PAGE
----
MLB

What’s the Biggest Contract the Yankees Ever Gave a Player?

No sports organization spends money quite like the New York Yankees. For decades, the Beasts in the Bronx assembled rosters packed with a bunch of other teams’ former fan-favorite players.

These days, the Yankees are uncharacteristically quiet on the free-agent front. The organization turned to the more cost-efficient tactic of developing players long-term, rather than buying up complete players at exorbitant rates — with a few exceptions.

One of these exceptions occurred this offseason. The Yankees handed down their biggest contract yet — at least, the biggest one they’re 100% responsible for.

Why Gerrit Cole beats Giancarlo Stanton for the biggest Yankees contract ever

If you simply scan the raw numbers, Giancarlo Stanton has the biggest Yankees contract, valued at $325 million. While the Yanks are on the hook for this massive sum, they simply inherited it from the Miami Marlins. That amount is spread over 13 years, which the Marlins began paying back in 2014.

This leaves the most recent player signed to the Bronx, former Houston Astros ace Gerrit Cole, as the biggest stack of cash the Yankees committed to yet. His nine-year, $324 million contract falls just a hair shy of Stanton’s total. It gives Cole a bigger payout per year.

Before this splashy acquisition, starting pitcher Masahiro Tanaka‘s arm earned him a cool $155 million in the Steinbrenner family’s books.

Taking on the remainder of Stanton’s contract was one thing. After a long run of snubbing the biggest free agents on the market, Cole’s signing that the Yankees are ready to be a big postseason threat by any means necessary.

Remember when Alex Rodriguez’s contract seemed insurmountable?

Alex Rodriguez is the perfect microcosm of the type of contract the Yankees were known for. The Mariners’ favorite broke hearts throughout Seattle when he signed a massive $252 million contract with the Rangers. That record-setting payout didn’t last long, however.

Rodriguez opted out and took an even bigger stack from NYC: $275 million. This contract seemed over the top at the time. It wasn’t helped by A-Rod’s slow start in the Bronx. Plus, he had a falling out with former close friend and fan-favorite shortstop Derek Jeter. This feud led to a persistent slow-roll of bad press about the team.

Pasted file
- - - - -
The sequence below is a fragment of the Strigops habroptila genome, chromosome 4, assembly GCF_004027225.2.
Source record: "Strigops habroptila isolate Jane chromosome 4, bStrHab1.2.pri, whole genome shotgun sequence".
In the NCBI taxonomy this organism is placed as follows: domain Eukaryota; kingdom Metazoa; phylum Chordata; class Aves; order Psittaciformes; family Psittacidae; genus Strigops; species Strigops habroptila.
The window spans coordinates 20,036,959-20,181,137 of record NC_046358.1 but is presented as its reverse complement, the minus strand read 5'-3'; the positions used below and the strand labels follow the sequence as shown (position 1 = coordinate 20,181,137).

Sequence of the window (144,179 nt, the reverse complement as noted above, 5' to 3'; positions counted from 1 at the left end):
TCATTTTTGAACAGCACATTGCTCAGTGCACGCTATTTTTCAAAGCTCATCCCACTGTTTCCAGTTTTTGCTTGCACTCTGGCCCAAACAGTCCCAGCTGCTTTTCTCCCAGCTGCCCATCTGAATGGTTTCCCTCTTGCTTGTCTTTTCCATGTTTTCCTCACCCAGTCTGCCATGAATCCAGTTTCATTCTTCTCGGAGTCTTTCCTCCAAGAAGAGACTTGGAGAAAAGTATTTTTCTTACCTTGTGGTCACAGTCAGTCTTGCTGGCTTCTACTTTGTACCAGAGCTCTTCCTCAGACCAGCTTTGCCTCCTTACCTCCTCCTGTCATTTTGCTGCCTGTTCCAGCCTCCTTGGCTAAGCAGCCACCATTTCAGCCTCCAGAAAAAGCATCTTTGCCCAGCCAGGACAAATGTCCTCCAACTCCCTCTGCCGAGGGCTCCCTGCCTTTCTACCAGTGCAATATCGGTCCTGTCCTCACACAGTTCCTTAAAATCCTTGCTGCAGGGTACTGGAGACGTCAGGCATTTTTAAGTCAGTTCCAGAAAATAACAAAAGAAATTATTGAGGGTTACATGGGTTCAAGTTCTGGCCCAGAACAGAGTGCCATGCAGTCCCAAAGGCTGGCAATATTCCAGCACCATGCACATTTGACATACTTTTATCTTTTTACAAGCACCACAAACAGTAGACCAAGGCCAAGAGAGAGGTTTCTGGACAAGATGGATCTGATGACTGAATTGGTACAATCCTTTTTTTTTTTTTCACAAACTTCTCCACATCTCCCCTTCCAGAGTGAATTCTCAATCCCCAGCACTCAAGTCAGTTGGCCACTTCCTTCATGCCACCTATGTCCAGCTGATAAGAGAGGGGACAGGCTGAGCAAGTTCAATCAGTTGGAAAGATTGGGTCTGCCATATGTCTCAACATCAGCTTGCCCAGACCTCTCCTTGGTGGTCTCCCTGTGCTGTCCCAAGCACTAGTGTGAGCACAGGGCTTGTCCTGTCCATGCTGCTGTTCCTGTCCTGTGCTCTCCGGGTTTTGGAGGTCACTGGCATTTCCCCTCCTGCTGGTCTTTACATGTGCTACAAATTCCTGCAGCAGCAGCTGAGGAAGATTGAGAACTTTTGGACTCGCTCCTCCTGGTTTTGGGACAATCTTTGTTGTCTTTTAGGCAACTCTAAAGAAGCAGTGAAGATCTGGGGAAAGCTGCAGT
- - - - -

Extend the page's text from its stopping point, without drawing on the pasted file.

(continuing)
Overall, Rodriguez delivered. Except for his suspension for performance-enhancing drugs, the 14-time All-Star earned his pay despite controversy. But it may not be a coincidence that, in the wake of the A-Rod/Jeter era, the Yankees steered away from its classic free-agent-forward style.

How George Steinbrenner changed baseball by spending big

Before 1973, baseball contracts were relatively stabilized by a broad unwillingness to pay big. Curt Flood‘s fight for the right for players to choose which team to sign with sent salaries close to the level of revenue each player generated for owners.

But the real big contracts didn’t start flowing until after 1973 — when George Steinbrenner bought the New York Yankees. Steinbrenner took a far less conservative approach to signing players. He realized the potential of the team’s healthy revenue could only be bolstered by winning more and signing the most talked-about players he could get his hands on.

For decades, the Yankees laid out ever-larger contracts for some of the best players in baseball. Within a few years, the Reggie Jackson-led Yankees won back-to-back World Series titles.

This strategy hemorrhaged money in the short term while turning Steinbrenner’s $10 million investment in the team to a multi-billion dollar concern. This approach didn’t always work, especially as modern analytics opened the door for cheap pre-free agency players to turn savvy teams into postseason contenders.

Today, under George’s son Hal Steinbrenner, the Yankees are more measured about signings. When the opportunity came to bolster his young, talented team with a costly veteran ace, though? Hal seized it. And if Cole stays healthy, it should be worth the unbelievable amount of money he’s getting paid.